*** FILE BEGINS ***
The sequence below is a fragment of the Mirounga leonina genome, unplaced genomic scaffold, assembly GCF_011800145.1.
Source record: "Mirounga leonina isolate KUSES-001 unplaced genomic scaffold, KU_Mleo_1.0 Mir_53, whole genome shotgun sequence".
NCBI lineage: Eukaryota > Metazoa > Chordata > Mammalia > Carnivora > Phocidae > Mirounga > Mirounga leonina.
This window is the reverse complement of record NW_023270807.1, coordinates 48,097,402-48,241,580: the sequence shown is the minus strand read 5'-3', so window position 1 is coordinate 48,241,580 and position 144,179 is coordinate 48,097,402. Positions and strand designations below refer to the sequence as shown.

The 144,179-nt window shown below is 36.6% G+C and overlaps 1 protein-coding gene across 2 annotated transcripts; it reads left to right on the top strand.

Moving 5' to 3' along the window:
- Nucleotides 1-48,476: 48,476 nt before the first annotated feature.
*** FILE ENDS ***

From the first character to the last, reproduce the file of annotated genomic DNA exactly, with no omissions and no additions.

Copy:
The sequence below is a fragment of the Mirounga leonina genome, unplaced genomic scaffold, assembly GCF_011800145.1.
Source record: "Mirounga leonina isolate KUSES-001 unplaced genomic scaffold, KU_Mleo_1.0 Mir_53, whole genome shotgun sequence".
NCBI lineage: Eukaryota > Metazoa > Chordata > Mammalia > Carnivora > Phocidae > Mirounga > Mirounga leonina.
This window is the reverse complement of record NW_023270807.1, coordinates 48,097,402-48,241,580: the sequence shown is the minus strand read 5'-3', so window position 1 is coordinate 48,241,580 and position 144,179 is coordinate 48,097,402. Positions and strand designations below refer to the sequence as shown.

The 144,179-nt window shown below is 36.6% G+C and overlaps 1 protein-coding gene across 2 annotated transcripts; it reads left to right on the top strand.

Moving 5' to 3' along the window:
- Nucleotides 1-48,476: 48,476 nt before the first annotated feature.